A recent online publication on the state of the General Hospital in Rijau, Niger State, is an eyesore given what a health facility should look like even by African standards. The online news platform shows photographs of in-patients sleeping on bare floor. Other photographs used in the publication show sections of dilapidated structures that look more like pens where goats are kept. While the corroded iron beds have no mattresses on them, the buildings many of which have cracked or half fallen walls are without windows. The dirty and stained walls are visible even from the photographs. Rijau is the headquarters of Magama Local Government Area (LGA) in Niger State.
In truth, the photographs published about the hospital in Rijau reveal the painful reality of what obtains in most rural hospitals and healthcare centers in many of Nigeria’s 774 LGAs today. I visited a patient at a similar facility in another part of the country where rodents, lizards and cockroaches were common sights in the cubicles called wards. These secondary health facilities which are the closest to many Nigerians in sub-urban areas of the country lack anything that can be called medical laboratories where patients could be subjected to some basic medical diagnostic tests. This is why they are generally referred to as mere consulting centers. In some cases, even the health personnel working in some of these facilities are not better than ordinary quacks. The situation in rural health centers, which are the main primary healthcare facilities at the village level clinics is even better imagined.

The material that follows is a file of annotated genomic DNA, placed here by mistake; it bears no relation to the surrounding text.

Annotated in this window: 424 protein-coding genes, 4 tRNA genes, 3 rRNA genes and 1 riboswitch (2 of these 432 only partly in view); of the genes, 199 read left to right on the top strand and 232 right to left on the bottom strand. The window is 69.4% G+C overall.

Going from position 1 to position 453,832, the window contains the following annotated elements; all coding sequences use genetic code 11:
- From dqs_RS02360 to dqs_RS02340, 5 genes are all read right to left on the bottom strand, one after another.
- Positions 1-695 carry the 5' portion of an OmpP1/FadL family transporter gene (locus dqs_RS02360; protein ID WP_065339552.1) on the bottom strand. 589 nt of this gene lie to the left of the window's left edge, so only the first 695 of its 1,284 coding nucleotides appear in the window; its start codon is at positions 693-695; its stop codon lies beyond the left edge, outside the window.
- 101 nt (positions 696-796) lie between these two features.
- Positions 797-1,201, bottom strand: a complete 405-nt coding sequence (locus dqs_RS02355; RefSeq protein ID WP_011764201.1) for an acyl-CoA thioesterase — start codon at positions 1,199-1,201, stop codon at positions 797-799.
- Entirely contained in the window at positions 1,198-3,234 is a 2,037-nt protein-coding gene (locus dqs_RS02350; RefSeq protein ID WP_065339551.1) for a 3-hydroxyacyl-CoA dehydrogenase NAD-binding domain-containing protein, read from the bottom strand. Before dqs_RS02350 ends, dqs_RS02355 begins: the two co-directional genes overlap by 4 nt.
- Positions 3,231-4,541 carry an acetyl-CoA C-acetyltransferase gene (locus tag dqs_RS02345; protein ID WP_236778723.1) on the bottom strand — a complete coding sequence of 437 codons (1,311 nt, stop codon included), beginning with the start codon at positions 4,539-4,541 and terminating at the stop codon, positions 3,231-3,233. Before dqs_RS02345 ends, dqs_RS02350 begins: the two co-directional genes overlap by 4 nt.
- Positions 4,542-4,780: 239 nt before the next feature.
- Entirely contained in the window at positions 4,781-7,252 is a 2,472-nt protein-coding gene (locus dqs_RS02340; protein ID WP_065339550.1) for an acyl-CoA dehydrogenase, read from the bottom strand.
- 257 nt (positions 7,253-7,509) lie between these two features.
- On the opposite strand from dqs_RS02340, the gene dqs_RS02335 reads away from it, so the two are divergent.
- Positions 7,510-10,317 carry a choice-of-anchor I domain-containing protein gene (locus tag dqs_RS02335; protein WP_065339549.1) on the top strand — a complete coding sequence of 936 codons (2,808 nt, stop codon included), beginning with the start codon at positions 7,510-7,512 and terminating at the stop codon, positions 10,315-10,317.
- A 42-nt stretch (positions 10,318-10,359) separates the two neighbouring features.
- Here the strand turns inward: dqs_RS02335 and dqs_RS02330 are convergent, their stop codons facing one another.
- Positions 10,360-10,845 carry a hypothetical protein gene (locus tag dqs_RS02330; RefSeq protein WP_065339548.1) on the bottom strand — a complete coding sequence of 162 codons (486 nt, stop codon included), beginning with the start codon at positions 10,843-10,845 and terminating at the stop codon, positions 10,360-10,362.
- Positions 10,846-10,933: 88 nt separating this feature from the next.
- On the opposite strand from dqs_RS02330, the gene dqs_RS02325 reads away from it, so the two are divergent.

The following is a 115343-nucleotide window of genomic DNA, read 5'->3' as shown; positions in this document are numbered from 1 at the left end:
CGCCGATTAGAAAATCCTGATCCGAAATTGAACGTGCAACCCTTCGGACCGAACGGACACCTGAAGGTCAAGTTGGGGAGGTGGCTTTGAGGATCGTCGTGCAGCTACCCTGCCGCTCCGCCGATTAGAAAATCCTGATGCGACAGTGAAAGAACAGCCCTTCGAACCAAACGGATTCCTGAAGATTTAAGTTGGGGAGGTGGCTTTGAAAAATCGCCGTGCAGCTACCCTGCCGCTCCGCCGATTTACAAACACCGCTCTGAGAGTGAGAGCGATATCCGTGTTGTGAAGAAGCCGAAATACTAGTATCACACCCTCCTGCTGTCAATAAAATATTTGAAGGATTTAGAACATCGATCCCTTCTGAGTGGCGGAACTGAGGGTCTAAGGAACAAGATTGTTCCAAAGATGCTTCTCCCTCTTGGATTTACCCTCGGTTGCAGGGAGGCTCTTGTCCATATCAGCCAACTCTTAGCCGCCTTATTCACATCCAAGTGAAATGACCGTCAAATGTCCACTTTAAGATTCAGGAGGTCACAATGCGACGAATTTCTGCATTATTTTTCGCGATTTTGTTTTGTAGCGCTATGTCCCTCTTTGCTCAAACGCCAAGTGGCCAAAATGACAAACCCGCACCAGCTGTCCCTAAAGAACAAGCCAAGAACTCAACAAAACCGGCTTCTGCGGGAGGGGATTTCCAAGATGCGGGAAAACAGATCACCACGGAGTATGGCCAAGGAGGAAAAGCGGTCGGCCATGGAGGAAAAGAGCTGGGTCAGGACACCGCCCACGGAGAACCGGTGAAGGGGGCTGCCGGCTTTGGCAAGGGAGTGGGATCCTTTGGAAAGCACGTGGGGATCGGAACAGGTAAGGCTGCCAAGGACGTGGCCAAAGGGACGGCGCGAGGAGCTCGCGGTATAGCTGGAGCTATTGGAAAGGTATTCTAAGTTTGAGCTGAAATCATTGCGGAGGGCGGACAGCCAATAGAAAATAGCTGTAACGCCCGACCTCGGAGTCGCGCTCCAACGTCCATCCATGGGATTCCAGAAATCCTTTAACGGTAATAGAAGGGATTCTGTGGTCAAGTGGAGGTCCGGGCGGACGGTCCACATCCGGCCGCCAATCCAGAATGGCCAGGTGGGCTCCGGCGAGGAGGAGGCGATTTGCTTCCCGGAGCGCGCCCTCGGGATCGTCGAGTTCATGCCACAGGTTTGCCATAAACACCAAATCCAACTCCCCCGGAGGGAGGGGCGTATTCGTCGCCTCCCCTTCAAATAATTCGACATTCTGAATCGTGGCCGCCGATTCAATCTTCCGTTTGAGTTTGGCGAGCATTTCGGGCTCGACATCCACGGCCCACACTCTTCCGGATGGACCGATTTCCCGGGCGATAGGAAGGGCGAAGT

The consequences of this unfortunate neglect of the country’s healthcare systems are many. In the case of the middle class, this failed state of primary and secondary healthcare systems at the township and countryside levels is one reason that drives the average class among Nigerians who can afford the cost to seek medical attention at tertiary health facilities. This explains why and how tertiary health institutions have been turned into general hospitals where common illnesses such as fever, headache, diarrhea, dysentery, and catarrh are treated. Due to the pressure mounted on the tertiary health facilities by the country’s failed primary as well as secondary health systems is also making well-to-do Nigerians to find succour in medical tourism. This is another day’s topic for discussion on this page.
But how does the failed primary healthcare system in the country affects the lower class of Nigerians? The response of poor Nigerians to this unfortunate situation in our healthcare system is pathetic. A large number of Nigeria’s rural population is rather compelled to resort to alternative medicine offered by traditional medical practitioners. This is for many obvious reasons. Traditional medicine (also referred to as alternative medicine) is comparatively cheap and easy to access. While patients are charged for cards and consultation fees when they visit healthcare centers and general hospitals that are more or less mere consulting clinics, no such expenses are incurred when sick people go to traditional medical practitioners. The alarming rate at which sick persons now troop to seek medical attention from traditional ‘physicians’ in rural communities is indeed worrying worrisome.